The Ethical Principles of Permaculture
Any philosophy has its own set of principles or ethics whether they are written or not. Permaculture is no different. When Bill Mollison and David Holmgren developed the formal ideas of Permaculture, they also developed three guiding ethical principles.
1. Earth Care
2. People Care
3. Fair Share
Now first, let me point out that these principles are all EQUAL in value; one is not more important than the other. There are consequences to generally treating the Earth as more important than Humans, and there are consequences to generally treating Humans as more important than the Earth. There are many ways to interpret these ethical principles, and this is my attempt, my version, my interpretation. I do not hold these as scripture, because Permaculture is not my religion. But it is a marvelous tool.
The Garden of Eden, Jan the Elder Brueghel - 1612
I think there are a lot of people who have forgotten one of mankind's first duties. Take care of the Earth. Understand that our life is sustained by what we have on this planet. Air, water, soil, and all forms of life are interconnected. Whether you call it the Butterfly Effect or Chaos Theory, a person's actions will have a consequence or domino effect on every other part of the whole system... the Earth. I don't mean this in a spiritual way. I mean it as scientific fact. If we cut down the rainforest, we lose species of plant and animal for ever. Was there a new cure for cancer in one of those plants we just lost? Did we just destroy yet another one of God's amazing species in our mismanagement of the forest?
A parasite is a creature that slowly sucks up all the resources from its host while giving nothing in return. When people treat the Earth with no regard for the future, then we are no better than planetary parasites. I am truly not an eco-fanatic, but I am an ecologist (defined: a biologist who studies the relationship between an organism and its environment). I have a biology and medical degree, and I have a keen interest in the relationship between our environment our health. I have seen that when people care for the environment, they are caring for themselves.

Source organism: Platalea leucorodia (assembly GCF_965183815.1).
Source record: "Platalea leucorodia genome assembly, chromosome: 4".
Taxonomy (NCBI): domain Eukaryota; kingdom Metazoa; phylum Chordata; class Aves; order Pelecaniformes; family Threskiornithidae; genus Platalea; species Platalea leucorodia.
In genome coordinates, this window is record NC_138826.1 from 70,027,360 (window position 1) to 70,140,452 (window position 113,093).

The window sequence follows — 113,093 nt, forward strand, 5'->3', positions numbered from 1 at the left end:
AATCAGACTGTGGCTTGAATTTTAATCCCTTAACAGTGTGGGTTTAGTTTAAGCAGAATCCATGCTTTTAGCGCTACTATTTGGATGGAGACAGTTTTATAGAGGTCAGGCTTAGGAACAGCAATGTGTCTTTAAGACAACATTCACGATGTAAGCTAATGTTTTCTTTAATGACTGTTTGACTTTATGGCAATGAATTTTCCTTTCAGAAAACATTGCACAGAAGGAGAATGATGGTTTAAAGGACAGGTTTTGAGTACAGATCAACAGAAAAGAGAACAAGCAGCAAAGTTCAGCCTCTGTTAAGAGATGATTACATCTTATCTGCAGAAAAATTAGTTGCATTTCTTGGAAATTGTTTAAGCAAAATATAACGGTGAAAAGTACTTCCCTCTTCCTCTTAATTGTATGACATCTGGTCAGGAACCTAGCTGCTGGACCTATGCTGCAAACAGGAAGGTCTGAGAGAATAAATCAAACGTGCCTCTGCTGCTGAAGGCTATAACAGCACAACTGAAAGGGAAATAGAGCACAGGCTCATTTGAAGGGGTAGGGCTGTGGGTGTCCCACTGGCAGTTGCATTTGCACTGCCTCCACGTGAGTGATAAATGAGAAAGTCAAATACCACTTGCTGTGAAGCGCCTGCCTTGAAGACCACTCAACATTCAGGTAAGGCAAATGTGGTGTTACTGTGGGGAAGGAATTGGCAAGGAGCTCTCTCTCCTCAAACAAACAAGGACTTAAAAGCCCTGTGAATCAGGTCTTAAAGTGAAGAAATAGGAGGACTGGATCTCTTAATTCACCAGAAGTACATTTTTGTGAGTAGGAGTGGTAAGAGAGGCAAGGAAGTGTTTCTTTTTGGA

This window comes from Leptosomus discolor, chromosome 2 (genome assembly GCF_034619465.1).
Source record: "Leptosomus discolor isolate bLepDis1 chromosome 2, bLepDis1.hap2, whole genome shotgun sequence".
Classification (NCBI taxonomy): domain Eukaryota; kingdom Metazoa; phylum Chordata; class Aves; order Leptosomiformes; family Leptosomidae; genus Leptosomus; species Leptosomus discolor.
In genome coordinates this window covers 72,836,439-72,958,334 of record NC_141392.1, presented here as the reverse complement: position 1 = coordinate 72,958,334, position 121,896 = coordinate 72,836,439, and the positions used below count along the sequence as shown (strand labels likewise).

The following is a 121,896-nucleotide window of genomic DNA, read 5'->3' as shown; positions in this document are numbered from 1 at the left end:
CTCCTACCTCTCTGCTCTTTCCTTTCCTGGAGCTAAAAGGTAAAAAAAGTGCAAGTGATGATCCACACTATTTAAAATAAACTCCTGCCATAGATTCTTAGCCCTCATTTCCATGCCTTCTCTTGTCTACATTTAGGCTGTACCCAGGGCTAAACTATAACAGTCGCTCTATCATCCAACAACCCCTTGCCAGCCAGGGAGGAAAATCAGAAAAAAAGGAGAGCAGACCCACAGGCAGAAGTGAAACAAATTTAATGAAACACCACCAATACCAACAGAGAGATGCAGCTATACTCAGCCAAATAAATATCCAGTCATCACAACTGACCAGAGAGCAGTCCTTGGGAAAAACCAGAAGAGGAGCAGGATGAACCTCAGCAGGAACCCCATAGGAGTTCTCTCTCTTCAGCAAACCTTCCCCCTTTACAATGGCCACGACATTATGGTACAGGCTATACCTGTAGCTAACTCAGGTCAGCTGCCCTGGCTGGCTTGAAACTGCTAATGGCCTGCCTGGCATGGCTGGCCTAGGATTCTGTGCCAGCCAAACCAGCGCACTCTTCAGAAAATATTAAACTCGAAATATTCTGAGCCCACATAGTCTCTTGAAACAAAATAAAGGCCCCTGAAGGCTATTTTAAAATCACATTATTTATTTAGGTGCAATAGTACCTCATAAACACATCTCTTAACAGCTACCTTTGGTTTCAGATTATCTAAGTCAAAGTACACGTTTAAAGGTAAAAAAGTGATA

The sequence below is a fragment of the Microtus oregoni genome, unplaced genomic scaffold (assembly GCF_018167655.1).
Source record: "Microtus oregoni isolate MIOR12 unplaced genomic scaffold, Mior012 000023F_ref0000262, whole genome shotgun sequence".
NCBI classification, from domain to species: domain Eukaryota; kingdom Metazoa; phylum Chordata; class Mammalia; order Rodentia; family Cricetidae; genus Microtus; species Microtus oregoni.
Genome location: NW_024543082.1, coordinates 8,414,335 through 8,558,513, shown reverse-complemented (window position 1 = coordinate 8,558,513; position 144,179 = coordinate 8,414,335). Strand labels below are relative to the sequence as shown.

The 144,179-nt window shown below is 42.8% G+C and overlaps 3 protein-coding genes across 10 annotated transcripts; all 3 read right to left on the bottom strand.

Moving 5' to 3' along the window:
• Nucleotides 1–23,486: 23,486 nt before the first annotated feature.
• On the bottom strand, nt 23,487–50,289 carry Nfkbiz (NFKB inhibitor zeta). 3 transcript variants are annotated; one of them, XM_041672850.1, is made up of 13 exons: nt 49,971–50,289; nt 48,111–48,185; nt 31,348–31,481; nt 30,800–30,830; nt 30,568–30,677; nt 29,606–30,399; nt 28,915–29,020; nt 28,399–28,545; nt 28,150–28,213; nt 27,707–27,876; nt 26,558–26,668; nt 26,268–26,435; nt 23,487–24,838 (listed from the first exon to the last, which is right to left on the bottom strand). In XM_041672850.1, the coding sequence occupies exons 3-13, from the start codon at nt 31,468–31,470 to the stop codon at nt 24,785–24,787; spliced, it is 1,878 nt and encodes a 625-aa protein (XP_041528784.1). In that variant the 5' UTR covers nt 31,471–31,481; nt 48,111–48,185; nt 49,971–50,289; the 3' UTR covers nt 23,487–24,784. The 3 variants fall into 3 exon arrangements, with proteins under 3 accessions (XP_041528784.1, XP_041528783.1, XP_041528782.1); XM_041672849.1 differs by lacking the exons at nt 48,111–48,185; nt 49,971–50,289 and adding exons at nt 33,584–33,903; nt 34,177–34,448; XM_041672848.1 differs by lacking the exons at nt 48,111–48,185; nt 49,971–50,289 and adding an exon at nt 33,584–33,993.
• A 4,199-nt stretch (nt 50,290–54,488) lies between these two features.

Which leads me to the next ethical principle...
Do Unto Others, Norman Rockwell - 1961
When we put our focus on caring for ourself so that we can care for others (as opposed to caring for ourself as the final goal), our whole attitude shifts. We start to think more about our family. We also begin to think about the children in our life and their children's children. We think more about the actions we are taking today that may effect them and their future. This ties into how we use our land, the chemicals we choose not to use, the trees we plant that will live for hundreds of years after we are gone... ultimately then this ties right back to the first principle: Earth Care.
Finally, our mind starts to focus on neighbors and community and ways we can help to build it. As Jesus said in Matthew 7:12: So in everything, do to others what you would have them do to you. We start to reach out and help others that are less fortunate or who are lacking the information that we have. We begin to teach others to take care of themselves. When we give a man a fish, we feel good about ourselves for doing something nice, but this is an example of caring for ourselves as the final goal, not others. When we teach a man to fish, we are now truly helping him. If we teach him how to raise fish and then he sells them, we are now helping the whole community.
And this leads me to the third ethical principle...
The Four Elements - Earth, Joachim Beuckelaer - 1569
Here is another trap of human nature: preventing others from caring for themselves and their families and communities so that you can accumulate beyond your ability to use. And this also is wrong.
What this principle is talking about in my opinion (and according to Bill Mollison) is about setting limits to your consumption. If you produce excess, then store it away for yourself or your children to use later, or sell it or trade it to those that want it so you can have other things that you need or desire. But do not limit the ability of another person to do the same. And do not take too much from the Earth that it has to recover and cannot provide for your children and their children.
The only ethical decision is to take responsibility for our own existence and that of our children.
- Bill Mollison
And that is it. Earth Care. People Care. Fair Share.
It is that simple. When we are managing our land in a way that is sustainable (Earth Care) and producing for our family and community (People Care) in a way that allows and encourages others to do the same (Fair Share), then we are practicing Permaculture.